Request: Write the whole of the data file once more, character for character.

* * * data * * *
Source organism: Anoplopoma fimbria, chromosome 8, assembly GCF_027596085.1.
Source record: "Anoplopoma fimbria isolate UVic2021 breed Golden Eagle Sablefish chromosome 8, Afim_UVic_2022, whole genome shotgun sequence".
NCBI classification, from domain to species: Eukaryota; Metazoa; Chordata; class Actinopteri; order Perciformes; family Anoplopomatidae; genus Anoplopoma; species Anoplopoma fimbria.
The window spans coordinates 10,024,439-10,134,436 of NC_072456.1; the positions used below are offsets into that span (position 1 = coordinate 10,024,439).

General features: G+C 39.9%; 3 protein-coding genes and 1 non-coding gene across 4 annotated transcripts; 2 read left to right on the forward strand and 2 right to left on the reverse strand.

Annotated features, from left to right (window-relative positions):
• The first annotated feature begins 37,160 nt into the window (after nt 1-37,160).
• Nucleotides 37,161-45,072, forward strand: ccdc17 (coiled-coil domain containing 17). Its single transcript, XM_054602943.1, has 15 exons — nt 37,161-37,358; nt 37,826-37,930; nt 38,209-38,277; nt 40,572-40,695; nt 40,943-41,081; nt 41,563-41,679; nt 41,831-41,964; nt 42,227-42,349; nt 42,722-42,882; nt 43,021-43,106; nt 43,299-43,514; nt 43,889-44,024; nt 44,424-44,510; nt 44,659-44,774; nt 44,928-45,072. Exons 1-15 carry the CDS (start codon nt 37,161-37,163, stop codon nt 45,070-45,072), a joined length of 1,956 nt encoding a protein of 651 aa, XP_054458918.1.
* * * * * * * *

Source organism: Anoplopoma fimbria, chromosome 8, assembly GCF_027596085.1.
Source record: "Anoplopoma fimbria isolate UVic2021 breed Golden Eagle Sablefish chromosome 8, Afim_UVic_2022, whole genome shotgun sequence".
NCBI classification, from domain to species: Eukaryota; Metazoa; Chordata; class Actinopteri; order Perciformes; family Anoplopomatidae; genus Anoplopoma; species Anoplopoma fimbria.
The window spans coordinates 10,024,439-10,134,436 of NC_072456.1; the positions used below are offsets into that span (position 1 = coordinate 10,024,439).

General features: G+C 39.9%; 3 protein-coding genes and 1 non-coding gene across 4 annotated transcripts; 2 read left to right on the forward strand and 2 right to left on the reverse strand.

Annotated features, from left to right (window-relative positions):
• The first annotated feature begins 37,160 nt into the window (after nt 1-37,160).
• Nucleotides 37,161-45,072, forward strand: ccdc17 (coiled-coil domain containing 17). Its single transcript, XM_054602943.1, has 15 exons — nt 37,161-37,358; nt 37,826-37,930; nt 38,209-38,277; nt 40,572-40,695; nt 40,943-41,081; nt 41,563-41,679; nt 41,831-41,964; nt 42,227-42,349; nt 42,722-42,882; nt 43,021-43,106; nt 43,299-43,514; nt 43,889-44,024; nt 44,424-44,510; nt 44,659-44,774; nt 44,928-45,072. Exons 1-15 carry the CDS (start codon nt 37,161-37,163, stop codon nt 45,070-45,072), a joined length of 1,956 nt encoding a protein of 651 aa, XP_054458918.1.